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Autumn 2009, vol 7 no 3

Elvis In Black Leather
by Alexis Rotella
A Review by Robert D. Wilson


The symbols were there—
a young man
with a velvet voice
driving a truck
for Crown Electric

Elvis In Black Leather is more of a chapbook than a book, being only 44 pages long, containing mostly tanka plus one haiku and one senryu, and as you can see, the subject matter is the antithesis of the heartbeat ticking through traditional English language tanka. A single subject thread running through a chapbook of this kind runs the risk of being boring, which this book is not. Japanese avant garde poet Bany'a Natsuishi, recently published a book of haiku titled The Flying Pope, that bored me to tears, lacking originality and resonance. After a while, the term "flying pope" became redundant, probably because Natsuishi's haiku and senryu were about the head of the Roman Catholic Church, a faith he's not a member of.

Rotella pulls off the single theme thread successfully in her chapbook, which is anything but boring. It's one of those tiny books you'll find yourself reading time and time again, snuggled up on a couch in winter beside the fireplace, especially if you are an Elvis fan, which Rotella is.

Elvis was the shy, only son of Gladys and Vernon Presley, living in rural Mississippi. He had a one of a kind face, and stayed mostly to himself at school, having few friends, and spending most of his spare time with his mother or working part-time jobs. His father for a season was in prison. The life he and his mother led was hard and impoverished. Elvis' schoolmates saw him as a loner, a mama's boy, and he was the last person in the world anyone thought would become a teenage rock n' roll idol that would alter the course of American music, and be crowned the king of white rock n' roll.

One day he's a shy young man with an unusual name, driving a truck, and almost overnight, after having a 45 rpm record produced at Sun Studios, Elvis took the region by storm, teenagers calling up radio stations by the thousands requesting the two songs on his 45 rpm record be played again and again. He instantly became a regional heart throb singing at country fairs and other small locales, causing young girls to scream, cry, and throw themselves at him, watching this young man with long sideburns, a sensual mouth, and a singing voice like no other, gyrating his hips, with magnetic sex appeal. Was this the same Elvis Aaron Presley living outside the city limits of Tupelo, Mississippi, in a small house? It didn't take long before his star rose above Tupelo and traveled across America like a comet on caffeine, jockeyed by a clever agent/con man who called himself the Colonel and orchestrated Elvis the Pelvis' every move and appearance. There is only one Elvis. No one even came close to duplicating the combination of sensuality, virility, and voicing Elvis dished out to audiences, on records, and in movies, and who of that era can forget the time Elvis debuted nationally on the Ed Sullivan Show in New York, his body filmed from the stomach up at the demand of censors, who rightfully feared his controversial performances would cause a public outrage by churches and conservative adults. Elvis was now in the public eye and would never leave it. He could go nowhere without notice and young people maniacally screaming and crying. I remember my older sister, a diehard Elvis fan, seeing a small group of teenagers crowded around someone during a break between filming a movie at a ma and pa grocery store, near the small town of Hemet, California. When she saw that the star was Elvis she literally jumped out of my parent's car to get an autograph. Sadly, the pressures of stardom overcame Elvis Presley and at the age of 42, he died from an overdose of prescription drugs.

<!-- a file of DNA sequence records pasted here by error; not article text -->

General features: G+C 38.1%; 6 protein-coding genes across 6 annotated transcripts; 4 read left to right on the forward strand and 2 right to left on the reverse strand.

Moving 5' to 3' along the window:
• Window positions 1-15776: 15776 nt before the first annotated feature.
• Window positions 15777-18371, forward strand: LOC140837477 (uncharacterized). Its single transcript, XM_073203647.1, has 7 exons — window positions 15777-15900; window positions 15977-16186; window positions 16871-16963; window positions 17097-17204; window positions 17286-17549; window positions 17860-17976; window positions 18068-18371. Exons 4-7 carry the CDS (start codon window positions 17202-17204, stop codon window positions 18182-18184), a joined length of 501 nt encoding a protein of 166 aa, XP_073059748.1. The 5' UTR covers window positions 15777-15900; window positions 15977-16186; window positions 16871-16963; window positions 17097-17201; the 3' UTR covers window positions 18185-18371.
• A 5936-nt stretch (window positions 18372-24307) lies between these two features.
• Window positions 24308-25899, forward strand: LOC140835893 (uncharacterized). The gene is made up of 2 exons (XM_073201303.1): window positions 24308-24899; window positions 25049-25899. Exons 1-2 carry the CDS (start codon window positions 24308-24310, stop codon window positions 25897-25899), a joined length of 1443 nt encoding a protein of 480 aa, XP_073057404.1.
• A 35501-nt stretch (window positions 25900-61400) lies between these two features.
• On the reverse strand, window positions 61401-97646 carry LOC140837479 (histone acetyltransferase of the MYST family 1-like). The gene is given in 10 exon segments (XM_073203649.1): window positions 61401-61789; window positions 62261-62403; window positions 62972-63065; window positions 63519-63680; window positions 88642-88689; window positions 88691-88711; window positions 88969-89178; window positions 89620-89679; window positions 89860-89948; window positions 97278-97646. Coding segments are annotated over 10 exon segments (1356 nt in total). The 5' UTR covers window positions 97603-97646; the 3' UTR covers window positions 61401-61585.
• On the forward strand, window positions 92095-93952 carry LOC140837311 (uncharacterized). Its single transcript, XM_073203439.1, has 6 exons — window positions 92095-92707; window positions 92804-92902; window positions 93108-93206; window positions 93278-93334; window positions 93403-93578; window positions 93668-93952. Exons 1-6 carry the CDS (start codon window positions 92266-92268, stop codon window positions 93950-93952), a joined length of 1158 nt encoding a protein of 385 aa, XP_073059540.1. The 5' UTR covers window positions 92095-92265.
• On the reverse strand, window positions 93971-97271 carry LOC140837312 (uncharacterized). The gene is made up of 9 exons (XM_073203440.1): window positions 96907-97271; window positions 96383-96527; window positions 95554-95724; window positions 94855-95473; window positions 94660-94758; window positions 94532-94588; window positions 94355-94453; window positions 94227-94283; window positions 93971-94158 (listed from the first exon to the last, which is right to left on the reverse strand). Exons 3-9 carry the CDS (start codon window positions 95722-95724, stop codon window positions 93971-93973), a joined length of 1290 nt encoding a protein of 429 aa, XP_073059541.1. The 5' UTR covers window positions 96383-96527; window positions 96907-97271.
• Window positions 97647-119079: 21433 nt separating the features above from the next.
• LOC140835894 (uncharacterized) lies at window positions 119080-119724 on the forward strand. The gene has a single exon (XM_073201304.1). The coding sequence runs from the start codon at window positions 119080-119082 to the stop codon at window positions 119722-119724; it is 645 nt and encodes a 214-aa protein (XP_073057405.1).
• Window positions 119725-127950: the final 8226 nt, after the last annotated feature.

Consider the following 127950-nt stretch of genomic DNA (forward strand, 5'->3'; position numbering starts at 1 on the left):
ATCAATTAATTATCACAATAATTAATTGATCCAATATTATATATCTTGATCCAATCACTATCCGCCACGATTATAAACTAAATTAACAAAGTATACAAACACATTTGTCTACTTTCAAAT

Chill cry
of the albino peacock
the day I heard
about his death.

I congratulate Alexis Rotella for her ability to capture the real magic of Elvis in 32 short tanka poems.

The way his hair falls
over his left eye
as I press my teenage lips
onto Elvis'
newsprint pout.

Love Me Tender
my wanna-be boyfriend sings
but he's not Elvis
and he'll never
be King.

Elvis Aaron Presley was the daydream of many girls during the height of his fame:

He takes out his wallet
hands me a photo of himself
when I was in grade school—
the haiku I wrote for him
still in pencil on the back

Rotella's tanka are non-traditional in that they don't adhere to the S/L/S/L/L/ schemata indigenous to traditional tanka. She starts her poems with a capital letter and ends them with a period. She doesn't follow a straight spacing format, indenting some of her lines. She lays out her poems in a stylization more akin to free verse imagist and beat poetry, which according to some poets, could truly be the aforementioned . . . but then again, like Elvis, Alexis Rotella is a rebel, an original with her own sense of meter and style. and voicing.

He whips off his cape   a meteor shower.

Jail House Rock—
even grandpa
taps his foot.


Elvis In Black Leather
by Alexis Rotella
Modern English Tanka Press
2009 $9.95
ISBN 978-193539809-7